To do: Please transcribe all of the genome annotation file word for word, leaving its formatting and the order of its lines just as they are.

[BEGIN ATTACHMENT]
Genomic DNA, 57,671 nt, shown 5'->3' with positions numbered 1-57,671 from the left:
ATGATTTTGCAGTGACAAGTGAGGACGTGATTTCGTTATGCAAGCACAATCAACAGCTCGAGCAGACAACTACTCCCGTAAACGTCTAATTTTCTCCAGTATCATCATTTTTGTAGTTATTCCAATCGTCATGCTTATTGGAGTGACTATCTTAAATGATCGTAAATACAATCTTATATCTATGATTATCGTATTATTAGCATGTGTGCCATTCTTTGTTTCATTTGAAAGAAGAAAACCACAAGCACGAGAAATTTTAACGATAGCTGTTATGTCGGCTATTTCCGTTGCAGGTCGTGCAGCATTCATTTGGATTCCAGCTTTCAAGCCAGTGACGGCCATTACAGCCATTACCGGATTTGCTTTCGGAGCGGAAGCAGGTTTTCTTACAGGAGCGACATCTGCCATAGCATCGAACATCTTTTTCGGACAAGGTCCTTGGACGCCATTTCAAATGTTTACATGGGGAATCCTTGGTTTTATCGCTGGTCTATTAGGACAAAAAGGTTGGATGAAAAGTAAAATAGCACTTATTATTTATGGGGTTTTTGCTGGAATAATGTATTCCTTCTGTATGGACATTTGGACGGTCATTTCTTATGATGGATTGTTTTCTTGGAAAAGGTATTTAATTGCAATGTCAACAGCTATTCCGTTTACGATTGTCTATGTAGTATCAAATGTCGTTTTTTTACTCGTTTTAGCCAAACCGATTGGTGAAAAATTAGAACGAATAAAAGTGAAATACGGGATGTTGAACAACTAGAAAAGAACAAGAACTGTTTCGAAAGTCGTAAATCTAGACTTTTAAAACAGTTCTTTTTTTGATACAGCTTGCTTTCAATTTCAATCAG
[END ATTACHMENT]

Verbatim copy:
Genomic DNA, 57,671 nt, shown 5'->3' with positions numbered 1-57,671 from the left:
ATGATTTTGCAGTGACAAGTGAGGACGTGATTTCGTTATGCAAGCACAATCAACAGCTCGAGCAGACAACTACTCCCGTAAACGTCTAATTTTCTCCAGTATCATCATTTTTGTAGTTATTCCAATCGTCATGCTTATTGGAGTGACTATCTTAAATGATCGTAAATACAATCTTATATCTATGATTATCGTATTATTAGCATGTGTGCCATTCTTTGTTTCATTTGAAAGAAGAAAACCACAAGCACGAGAAATTTTAACGATAGCTGTTATGTCGGCTATTTCCGTTGCAGGTCGTGCAGCATTCATTTGGATTCCAGCTTTCAAGCCAGTGACGGCCATTACAGCCATTACCGGATTTGCTTTCGGAGCGGAAGCAGGTTTTCTTACAGGAGCGACATCTGCCATAGCATCGAACATCTTTTTCGGACAAGGTCCTTGGACGCCATTTCAAATGTTTACATGGGGAATCCTTGGTTTTATCGCTGGTCTATTAGGACAAAAAGGTTGGATGAAAAGTAAAATAGCACTTATTATTTATGGGGTTTTTGCTGGAATAATGTATTCCTTCTGTATGGACATTTGGACGGTCATTTCTTATGATGGATTGTTTTCTTGGAAAAGGTATTTAATTGCAATGTCAACAGCTATTCCGTTTACGATTGTCTATGTAGTATCAAATGTCGTTTTTTTACTCGTTTTAGCCAAACCGATTGGTGAAAAATTAGAACGAATAAAAGTGAAATACGGGATGTTGAACAACTAGAAAAGAACAAGAACTGTTTCGAAAGTCGTAAATCTAGACTTTTAAAACAGTTCTTTTTTTGATACAGCTTGCTTTCAATTTCAATCAG